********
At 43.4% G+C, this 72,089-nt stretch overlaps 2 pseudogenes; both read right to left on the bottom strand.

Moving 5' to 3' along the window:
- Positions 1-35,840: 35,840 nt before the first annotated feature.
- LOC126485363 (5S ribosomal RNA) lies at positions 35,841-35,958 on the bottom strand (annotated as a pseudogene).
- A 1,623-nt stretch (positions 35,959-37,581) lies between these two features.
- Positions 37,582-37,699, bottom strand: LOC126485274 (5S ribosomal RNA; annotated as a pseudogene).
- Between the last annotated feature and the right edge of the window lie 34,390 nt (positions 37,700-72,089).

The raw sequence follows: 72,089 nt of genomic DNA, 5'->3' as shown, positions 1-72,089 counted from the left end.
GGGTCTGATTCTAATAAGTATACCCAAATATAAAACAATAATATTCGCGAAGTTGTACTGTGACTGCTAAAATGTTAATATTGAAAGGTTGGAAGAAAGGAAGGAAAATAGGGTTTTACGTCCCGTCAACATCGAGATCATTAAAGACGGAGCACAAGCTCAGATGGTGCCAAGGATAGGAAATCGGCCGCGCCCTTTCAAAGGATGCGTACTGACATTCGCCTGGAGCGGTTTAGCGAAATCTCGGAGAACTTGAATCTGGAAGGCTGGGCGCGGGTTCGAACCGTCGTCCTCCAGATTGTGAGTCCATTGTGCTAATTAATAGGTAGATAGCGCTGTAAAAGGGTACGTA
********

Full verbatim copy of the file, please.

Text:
At 43.4% G+C, this 72,089-nt stretch overlaps 2 pseudogenes; both read right to left on the bottom strand.

Moving 5' to 3' along the window:
- Positions 1-35,840: 35,840 nt before the first annotated feature.
- LOC126485363 (5S ribosomal RNA) lies at positions 35,841-35,958 on the bottom strand (annotated as a pseudogene).
- A 1,623-nt stretch (positions 35,959-37,581) lies between these two features.
- Positions 37,582-37,699, bottom strand: LOC126485274 (5S ribosomal RNA; annotated as a pseudogene).
- Between the last annotated feature and the right edge of the window lie 34,390 nt (positions 37,700-72,089).

The raw sequence follows: 72,089 nt of genomic DNA, 5'->3' as shown, positions 1-72,089 counted from the left end.
GGGTCTGATTCTAATAAGTATACCCAAATATAAAACAATAATATTCGCGAAGTTGTACTGTGACTGCTAAAATGTTAATATTGAAAGGTTGGAAGAAAGGAAGGAAAATAGGGTTTTACGTCCCGTCAACATCGAGATCATTAAAGACGGAGCACAAGCTCAGATGGTGCCAAGGATAGGAAATCGGCCGCGCCCTTTCAAAGGATGCGTACTGACATTCGCCTGGAGCGGTTTAGCGAAATCTCGGAGAACTTGAATCTGGAAGGCTGGGCGCGGGTTCGAACCGTCGTCCTCCAGATTGTGAGTCCATTGTGCTAATTAATAGGTAGATAGCGCTGTAAAAGGGTACGTA